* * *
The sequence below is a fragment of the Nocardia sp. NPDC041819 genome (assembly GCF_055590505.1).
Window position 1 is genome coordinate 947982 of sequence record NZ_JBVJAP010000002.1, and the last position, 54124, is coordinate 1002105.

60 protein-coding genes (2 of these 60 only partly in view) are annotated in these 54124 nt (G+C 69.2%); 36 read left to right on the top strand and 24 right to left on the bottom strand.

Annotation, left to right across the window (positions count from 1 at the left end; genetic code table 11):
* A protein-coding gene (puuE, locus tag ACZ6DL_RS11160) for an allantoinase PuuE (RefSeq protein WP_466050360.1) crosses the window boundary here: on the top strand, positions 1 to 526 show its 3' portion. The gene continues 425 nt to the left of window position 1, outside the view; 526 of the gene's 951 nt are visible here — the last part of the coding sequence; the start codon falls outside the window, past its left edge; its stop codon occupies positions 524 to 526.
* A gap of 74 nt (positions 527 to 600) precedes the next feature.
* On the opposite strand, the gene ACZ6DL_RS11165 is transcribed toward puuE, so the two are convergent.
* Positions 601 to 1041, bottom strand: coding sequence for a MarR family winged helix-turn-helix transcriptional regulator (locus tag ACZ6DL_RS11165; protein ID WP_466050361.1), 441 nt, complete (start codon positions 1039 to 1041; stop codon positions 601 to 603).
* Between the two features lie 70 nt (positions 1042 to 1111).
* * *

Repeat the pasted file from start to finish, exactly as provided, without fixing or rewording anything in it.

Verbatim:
The sequence below is a fragment of the Nocardia sp. NPDC041819 genome (assembly GCF_055590505.1).
Window position 1 is genome coordinate 947982 of sequence record NZ_JBVJAP010000002.1, and the last position, 54124, is coordinate 1002105.

60 protein-coding genes (2 of these 60 only partly in view) are annotated in these 54124 nt (G+C 69.2%); 36 read left to right on the top strand and 24 right to left on the bottom strand.

Annotation, left to right across the window (positions count from 1 at the left end; genetic code table 11):
* A protein-coding gene (puuE, locus tag ACZ6DL_RS11160) for an allantoinase PuuE (RefSeq protein WP_466050360.1) crosses the window boundary here: on the top strand, positions 1 to 526 show its 3' portion. The gene continues 425 nt to the left of window position 1, outside the view; 526 of the gene's 951 nt are visible here — the last part of the coding sequence; the start codon falls outside the window, past its left edge; its stop codon occupies positions 524 to 526.
* A gap of 74 nt (positions 527 to 600) precedes the next feature.
* On the opposite strand, the gene ACZ6DL_RS11165 is transcribed toward puuE, so the two are convergent.
* Positions 601 to 1041, bottom strand: coding sequence for a MarR family winged helix-turn-helix transcriptional regulator (locus tag ACZ6DL_RS11165; protein ID WP_466050361.1), 441 nt, complete (start codon positions 1039 to 1041; stop codon positions 601 to 603).
* Between the two features lie 70 nt (positions 1042 to 1111).